The medical examiner, Dr. Feng Li, testified that Burrows died of blunt force trauma, but for reasons that are not clear in court records he did not give an estimated time of death. Asked whether Burrows could have been in the woods for a week or more, Li said, “It is very hard to say how long or how far away this patient died.” As a later filing on behalf of Braseel would note, “The only evidence that established the timeline of Malcolm Burrows’ death was the testimony of Becky Hill and Kirk Braden.”

Hill identified Braseel as the attacker and told the jury, “He is right there.” But she also testified that her injuries had left her memory unreliable and that “it was all a dream.” She had testified at a preliminary hearing that her initial identification of Braseel took place at her sister’s house. But at trial, she said the identification took place at the jail. The timeline was uncertain to her because she had been “heavily medicated.”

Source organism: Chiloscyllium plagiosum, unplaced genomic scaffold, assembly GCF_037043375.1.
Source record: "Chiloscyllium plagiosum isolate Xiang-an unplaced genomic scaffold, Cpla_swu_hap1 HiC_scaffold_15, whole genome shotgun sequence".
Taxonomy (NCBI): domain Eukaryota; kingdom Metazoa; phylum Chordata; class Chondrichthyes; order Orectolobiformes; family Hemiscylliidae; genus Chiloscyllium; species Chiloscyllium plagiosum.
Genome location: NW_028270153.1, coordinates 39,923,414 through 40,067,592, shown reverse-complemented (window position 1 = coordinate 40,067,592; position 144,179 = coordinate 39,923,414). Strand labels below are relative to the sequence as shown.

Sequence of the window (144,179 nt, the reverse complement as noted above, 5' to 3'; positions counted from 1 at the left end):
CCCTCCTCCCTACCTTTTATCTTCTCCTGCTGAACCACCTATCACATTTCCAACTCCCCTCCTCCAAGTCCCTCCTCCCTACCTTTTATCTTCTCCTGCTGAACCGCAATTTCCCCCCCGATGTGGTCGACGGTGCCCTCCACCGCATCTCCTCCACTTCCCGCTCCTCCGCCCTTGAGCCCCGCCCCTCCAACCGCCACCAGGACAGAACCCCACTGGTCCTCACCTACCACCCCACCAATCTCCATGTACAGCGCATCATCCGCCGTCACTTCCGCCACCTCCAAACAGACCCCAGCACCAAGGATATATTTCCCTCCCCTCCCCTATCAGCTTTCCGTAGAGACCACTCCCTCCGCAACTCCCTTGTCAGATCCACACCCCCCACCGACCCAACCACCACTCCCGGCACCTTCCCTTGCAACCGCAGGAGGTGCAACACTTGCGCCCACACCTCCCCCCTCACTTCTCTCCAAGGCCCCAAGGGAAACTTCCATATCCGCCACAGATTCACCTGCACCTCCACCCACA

During Hill’s testimony, she said that her son knew Braseel prior to January 7, 2006. There had been some sort of altercation between Braseel and a friend of Braden’s in 2005, and Braden and Hill had talked about the incident at the time it happened.

Braden also identified Braseel and said the bruise on Braseel’s cheek that investigators first noticed was from a blow Braden landed while they fought. He also said that Braseel drove away.

But a neighbor named Jeffrey White, Angela White’s husband, testified that Braden had told him the attacker ran away; he said he remembered this account because it frightened him that a dangerous man could be running loose in the neighborhood.